Fourth Quarter 2023

So far, the economy has absorbed an aggressive campaign of 11 rapid interest rate increases without destroying the labor market, which added 4.8 million jobs in 2022 and 2.7 million jobs in 2023.

Most asset classes surged in the fourth quarter with the exception of commodities. Fueled by the Fed’s surprise pivot at their December policy meeting, both stocks and bonds rose in anticipation of lower interest rates. All sectors of the S&P 500 were positive except Energy. Small-company stocks, cyclical stocks, and lower-quality stocks led the fourth quarter rally in a reversal from the first three quarters of the year which were led by high-quality, large companies. At the peak of rates in October, the US 10-year Treasury yield hit 4.98% before retreating to 3.87%, exactly where it began the year. The average 30-year fixed rate mortgage climbed to 8.09% before falling to 6.99%.

For the full year, only the classic growth sectors (Consumer Discretionary, Communication Services, Technology) outperformed the S&P 500. Cyclical sectors (Financials, Industrials, Materials) and defensive sectors (Utilities, Staples) lagged the index. High-quality factors (profitability, strong balance sheet) and artificial intelligence euphoria helped propel large-cap Technology and Communication Services sector returns. There was significant economic uncertainty to start the year, but expectations have become more widespread that the economy can avoid a deep recession or significant job losses. The Fed’s proactive language regarding lowering rates before inflation reaches its 2% target was a clear change in policy and acknowledges the dual objectives of their mandate – both stable prices and full employment. So far, the economy has absorbed an aggressive campaign of 11 rapid interest rate increases without destroying the labor market, which added 4.8 million jobs in 2022 and 2.7 million jobs in 2023. The unemployment rate has remained under 4% for nearly two years, while inflation (CPI) has slowed from 6.5% to 3.1% in the past year. Still, the labor force participation rate remains below its pre-pandemic rate, indicating a workforce still in flux, heavily influenced by baby boomer losses.

Risks remain for the economy. First, investors have more aggressive expectations for rate cuts than the Fed’s own forecast. In addition, the lagged effect of higher rates will continue to pressure those businesses and consumers with near-term credit needs. Considering tighter bank lending standards, corporate capital expenditures are expected to fall. Personal consumption, the bulk of our economy, was unexpectedly strong in 2023. Support for spending will likely weaken as job and wage gains slow while borrowing and excess savings decrease.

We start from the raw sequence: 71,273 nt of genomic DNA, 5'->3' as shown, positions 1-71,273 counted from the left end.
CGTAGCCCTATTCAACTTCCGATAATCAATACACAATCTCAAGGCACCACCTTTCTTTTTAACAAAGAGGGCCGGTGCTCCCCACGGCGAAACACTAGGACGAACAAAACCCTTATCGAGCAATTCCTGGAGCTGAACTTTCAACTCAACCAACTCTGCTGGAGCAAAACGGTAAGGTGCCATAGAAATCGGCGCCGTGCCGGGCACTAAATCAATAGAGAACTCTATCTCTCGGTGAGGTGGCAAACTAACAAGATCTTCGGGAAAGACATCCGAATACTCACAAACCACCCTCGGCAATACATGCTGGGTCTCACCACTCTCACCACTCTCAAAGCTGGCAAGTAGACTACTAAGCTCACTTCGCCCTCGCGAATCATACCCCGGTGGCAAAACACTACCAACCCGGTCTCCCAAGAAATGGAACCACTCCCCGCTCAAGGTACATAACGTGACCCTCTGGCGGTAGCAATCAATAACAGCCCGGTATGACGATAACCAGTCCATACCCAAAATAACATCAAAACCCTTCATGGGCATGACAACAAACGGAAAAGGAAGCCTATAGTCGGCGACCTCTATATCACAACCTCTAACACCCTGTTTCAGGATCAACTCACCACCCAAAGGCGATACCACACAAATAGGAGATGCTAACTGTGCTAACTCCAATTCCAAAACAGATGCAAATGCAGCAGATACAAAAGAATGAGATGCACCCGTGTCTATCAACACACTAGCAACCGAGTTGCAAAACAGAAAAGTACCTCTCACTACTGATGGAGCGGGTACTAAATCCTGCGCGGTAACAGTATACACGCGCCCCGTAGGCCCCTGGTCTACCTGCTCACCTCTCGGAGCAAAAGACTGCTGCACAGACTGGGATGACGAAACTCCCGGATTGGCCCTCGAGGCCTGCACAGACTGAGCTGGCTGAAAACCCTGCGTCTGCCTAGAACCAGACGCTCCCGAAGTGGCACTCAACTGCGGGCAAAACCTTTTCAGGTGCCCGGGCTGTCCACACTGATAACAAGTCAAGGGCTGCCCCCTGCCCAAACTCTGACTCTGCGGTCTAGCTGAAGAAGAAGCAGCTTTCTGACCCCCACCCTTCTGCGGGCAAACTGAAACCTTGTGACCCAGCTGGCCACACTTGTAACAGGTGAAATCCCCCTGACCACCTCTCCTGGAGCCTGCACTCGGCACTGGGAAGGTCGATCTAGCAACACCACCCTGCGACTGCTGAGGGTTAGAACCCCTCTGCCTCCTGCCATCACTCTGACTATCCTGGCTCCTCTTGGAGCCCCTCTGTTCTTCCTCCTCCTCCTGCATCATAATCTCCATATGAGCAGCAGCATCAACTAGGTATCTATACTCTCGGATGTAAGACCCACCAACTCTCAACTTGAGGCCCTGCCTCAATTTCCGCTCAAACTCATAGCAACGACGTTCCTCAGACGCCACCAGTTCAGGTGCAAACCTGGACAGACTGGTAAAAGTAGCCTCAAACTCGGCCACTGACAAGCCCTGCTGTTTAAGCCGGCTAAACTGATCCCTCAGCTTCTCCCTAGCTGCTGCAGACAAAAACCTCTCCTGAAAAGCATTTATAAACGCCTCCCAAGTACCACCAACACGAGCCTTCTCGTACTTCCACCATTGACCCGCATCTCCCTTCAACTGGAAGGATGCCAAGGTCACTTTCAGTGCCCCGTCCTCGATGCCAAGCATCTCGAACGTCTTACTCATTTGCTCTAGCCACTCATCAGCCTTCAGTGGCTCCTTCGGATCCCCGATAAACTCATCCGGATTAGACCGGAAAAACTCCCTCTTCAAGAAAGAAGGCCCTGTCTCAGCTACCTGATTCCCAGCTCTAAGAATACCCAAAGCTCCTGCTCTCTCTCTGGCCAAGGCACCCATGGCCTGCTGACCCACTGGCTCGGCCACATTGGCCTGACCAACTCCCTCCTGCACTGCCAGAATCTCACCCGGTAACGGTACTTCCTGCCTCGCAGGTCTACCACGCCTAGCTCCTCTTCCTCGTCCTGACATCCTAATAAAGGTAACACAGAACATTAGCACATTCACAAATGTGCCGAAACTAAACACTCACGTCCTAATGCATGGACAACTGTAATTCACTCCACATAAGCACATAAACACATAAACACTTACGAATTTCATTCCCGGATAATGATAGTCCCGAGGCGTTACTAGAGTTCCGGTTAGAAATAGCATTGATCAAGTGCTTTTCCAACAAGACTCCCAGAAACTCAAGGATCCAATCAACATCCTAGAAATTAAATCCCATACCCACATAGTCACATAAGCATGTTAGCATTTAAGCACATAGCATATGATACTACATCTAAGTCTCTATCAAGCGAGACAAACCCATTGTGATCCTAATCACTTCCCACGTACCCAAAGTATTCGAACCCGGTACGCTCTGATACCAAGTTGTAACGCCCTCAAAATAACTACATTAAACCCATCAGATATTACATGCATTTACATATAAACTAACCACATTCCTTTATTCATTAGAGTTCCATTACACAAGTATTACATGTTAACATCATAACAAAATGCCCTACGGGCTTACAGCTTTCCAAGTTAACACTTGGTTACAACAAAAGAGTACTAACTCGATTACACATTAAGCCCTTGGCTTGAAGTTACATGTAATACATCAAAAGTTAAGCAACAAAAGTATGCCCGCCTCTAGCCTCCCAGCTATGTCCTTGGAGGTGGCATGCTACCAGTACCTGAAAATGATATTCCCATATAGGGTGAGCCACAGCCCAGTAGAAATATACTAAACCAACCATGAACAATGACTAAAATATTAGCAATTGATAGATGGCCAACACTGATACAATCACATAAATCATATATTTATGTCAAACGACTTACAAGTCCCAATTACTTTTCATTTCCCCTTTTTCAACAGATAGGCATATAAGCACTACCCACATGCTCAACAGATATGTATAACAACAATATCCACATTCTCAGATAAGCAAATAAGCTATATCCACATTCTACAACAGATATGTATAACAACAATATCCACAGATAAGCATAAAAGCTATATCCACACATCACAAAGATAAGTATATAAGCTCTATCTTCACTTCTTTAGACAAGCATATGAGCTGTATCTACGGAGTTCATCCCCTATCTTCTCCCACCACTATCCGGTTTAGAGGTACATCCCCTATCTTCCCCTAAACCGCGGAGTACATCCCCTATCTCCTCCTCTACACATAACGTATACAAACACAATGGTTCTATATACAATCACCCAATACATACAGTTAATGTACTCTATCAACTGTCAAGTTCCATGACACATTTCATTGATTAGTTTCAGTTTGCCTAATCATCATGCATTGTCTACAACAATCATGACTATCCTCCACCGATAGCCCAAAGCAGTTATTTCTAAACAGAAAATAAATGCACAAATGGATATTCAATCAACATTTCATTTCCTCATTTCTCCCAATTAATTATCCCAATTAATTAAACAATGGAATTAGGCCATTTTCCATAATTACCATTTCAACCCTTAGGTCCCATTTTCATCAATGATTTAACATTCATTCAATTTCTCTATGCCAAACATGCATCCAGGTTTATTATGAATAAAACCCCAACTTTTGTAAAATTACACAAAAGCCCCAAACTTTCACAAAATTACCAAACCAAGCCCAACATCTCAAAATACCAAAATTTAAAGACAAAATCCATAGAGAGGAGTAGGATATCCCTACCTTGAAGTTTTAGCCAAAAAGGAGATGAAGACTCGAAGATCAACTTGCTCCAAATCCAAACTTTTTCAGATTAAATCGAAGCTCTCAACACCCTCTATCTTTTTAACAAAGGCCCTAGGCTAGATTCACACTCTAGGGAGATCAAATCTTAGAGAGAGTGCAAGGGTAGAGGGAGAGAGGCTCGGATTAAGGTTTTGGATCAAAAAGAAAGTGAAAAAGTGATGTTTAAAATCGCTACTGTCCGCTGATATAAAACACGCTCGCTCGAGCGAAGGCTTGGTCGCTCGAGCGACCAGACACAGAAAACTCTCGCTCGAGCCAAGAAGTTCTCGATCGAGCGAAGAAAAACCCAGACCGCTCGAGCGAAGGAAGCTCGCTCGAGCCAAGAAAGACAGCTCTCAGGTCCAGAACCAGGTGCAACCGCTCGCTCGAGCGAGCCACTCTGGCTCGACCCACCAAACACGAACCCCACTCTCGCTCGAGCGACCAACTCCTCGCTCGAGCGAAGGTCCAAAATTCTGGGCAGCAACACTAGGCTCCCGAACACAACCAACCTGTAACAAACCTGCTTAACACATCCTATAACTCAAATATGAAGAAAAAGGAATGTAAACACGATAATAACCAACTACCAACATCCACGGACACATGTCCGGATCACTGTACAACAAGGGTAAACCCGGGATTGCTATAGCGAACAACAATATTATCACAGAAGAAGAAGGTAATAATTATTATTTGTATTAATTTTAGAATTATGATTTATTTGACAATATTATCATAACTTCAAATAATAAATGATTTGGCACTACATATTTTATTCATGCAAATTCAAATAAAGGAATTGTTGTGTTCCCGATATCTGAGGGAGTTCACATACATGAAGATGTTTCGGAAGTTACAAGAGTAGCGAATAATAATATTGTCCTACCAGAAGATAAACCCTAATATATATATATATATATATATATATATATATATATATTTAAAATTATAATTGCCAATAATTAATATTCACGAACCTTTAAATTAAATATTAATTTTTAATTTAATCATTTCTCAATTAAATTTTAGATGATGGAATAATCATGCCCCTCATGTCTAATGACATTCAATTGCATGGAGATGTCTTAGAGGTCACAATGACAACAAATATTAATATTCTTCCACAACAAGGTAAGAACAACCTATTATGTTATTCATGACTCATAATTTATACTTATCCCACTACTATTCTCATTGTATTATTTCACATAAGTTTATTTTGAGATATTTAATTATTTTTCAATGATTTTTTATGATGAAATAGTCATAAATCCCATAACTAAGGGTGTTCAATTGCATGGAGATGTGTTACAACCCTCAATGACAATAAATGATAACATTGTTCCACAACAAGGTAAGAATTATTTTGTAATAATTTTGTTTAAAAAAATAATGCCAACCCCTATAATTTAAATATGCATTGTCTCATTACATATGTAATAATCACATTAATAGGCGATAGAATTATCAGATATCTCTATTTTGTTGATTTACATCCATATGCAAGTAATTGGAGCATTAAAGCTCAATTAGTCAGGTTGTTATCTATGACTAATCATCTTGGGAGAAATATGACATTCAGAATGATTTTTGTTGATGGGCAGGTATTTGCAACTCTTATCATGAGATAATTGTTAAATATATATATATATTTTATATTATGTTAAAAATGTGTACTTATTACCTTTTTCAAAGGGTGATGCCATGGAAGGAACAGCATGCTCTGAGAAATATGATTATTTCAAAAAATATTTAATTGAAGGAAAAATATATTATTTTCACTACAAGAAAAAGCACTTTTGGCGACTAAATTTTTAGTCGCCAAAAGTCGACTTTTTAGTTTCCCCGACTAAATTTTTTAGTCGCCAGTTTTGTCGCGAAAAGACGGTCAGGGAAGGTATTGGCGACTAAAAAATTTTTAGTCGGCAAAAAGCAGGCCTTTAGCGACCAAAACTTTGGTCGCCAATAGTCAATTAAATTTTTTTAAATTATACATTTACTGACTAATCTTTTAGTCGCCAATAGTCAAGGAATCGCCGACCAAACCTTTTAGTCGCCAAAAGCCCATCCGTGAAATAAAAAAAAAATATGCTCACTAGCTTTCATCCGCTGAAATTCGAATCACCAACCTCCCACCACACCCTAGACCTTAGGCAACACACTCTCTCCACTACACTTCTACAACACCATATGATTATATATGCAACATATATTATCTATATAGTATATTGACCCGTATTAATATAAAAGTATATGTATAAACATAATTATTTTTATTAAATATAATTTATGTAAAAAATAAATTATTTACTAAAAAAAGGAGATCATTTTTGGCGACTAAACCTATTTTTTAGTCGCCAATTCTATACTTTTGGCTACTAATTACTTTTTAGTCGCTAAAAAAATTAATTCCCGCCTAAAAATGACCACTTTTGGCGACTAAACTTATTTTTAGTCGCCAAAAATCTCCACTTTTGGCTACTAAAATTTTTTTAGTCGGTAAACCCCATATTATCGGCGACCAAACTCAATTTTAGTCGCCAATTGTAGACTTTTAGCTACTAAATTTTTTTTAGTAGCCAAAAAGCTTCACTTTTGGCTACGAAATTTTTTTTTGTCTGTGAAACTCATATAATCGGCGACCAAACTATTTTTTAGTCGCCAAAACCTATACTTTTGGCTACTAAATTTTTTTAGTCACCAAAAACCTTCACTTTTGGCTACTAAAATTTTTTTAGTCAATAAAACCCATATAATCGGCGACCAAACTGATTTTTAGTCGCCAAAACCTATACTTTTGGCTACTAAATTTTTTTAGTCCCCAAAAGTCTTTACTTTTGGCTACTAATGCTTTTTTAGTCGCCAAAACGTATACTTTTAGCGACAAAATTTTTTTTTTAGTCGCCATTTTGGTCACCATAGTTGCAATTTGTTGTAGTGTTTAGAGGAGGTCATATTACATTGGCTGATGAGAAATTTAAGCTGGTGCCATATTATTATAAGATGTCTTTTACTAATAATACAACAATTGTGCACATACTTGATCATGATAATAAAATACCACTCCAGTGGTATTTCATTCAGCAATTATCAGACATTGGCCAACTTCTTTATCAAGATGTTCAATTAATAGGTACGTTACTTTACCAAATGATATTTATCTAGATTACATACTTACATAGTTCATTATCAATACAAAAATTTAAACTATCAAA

Falling inflation is good news for consumer purchasing power and bad news for corporate revenues, profit margins, and employment. It remains unclear whether the Fed will decrease interest rates because inflation has fallen or because the economy has slowed too much (job losses, too slow, or negative GDP). Notably, the Fed has signaled a willingness to move quickly to preserve a normalizing yet slowing economy.

The S&P 500 has regained the value lost starting with the commencement of the rate hiking cycle in March 2022. Stock returns in 2023 were propelled by valuation multiples (PE ratio) moving higher (a reversal of 2022), while earnings growth was mostly absent. Consequently, stocks enter 2024 valued highly compared to historical standards. Earnings growth must materialize this year as expected (+10% consensus) for stocks to continue to move higher.

The uniqueness of the COVID pandemic led to unprecedented monetary and fiscal stimulus. The unwind continues to impact the economy and investment markets four years later. Supply chains are largely repaired. Inflation is trending towards its target, inflation expectations are falling, and consumers have used their savings and credit beyond expectations. Going forward with a less antagonistic Fed and a normalizing economy, both rates and bond yields can move lower which is a positive for bond returns. Stocks can deliver positive returns, too, but companies will be challenged to maintain high margins and deliver better than expected earnings growth with fewer tailwinds behind them.


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Index Definitions

The S&P 500 Index measures the performance of the large-cap segment of the US equity market. The S&P MidCap 400 Index measures the performance of the mid-cap segment of the US equity market. The S&P SmallCap 600 Index measures the performance of the small-cap segment of the US equity market. The Nasdaq 100 is a basket of the 100 largest, most actively traded US companies listed on the Nasdaq stock exchange. The Russell 2000 Index measures the performance of the small-cap segment of the US equity market. The MSCI World Ex USA Index captures large- and mid-cap representation across 22 of 23 developed markets countries, excluding the US. The MSCI Emerging Markets Index captures more than 1,400 large- and mid-cap securities in 24 countries spanning across five regions. The Bloomberg Barclays US Aggregate Bond Index is a broad-based benchmark that measures the investment-grade, US dollar-denominated, fixed-rate taxable bond market. The Bloomberg Barclays Investment Grade Corporates index measures the investment-grade, fixed-rate, taxable corporate bond market. The Bloomberg Barclays Corporate High Yield Index measures the USD-denominated, high-yield, fixed-rate corporate bond market. The Bloomberg Barclays Investment Grade US Convertibles Index tracks the performance of investment-grade, USD-denominated convertible securities. S&P 500 Sectors measure segments of the US stock market as defined by GICS®. All index performance data sourced from Bloomberg.

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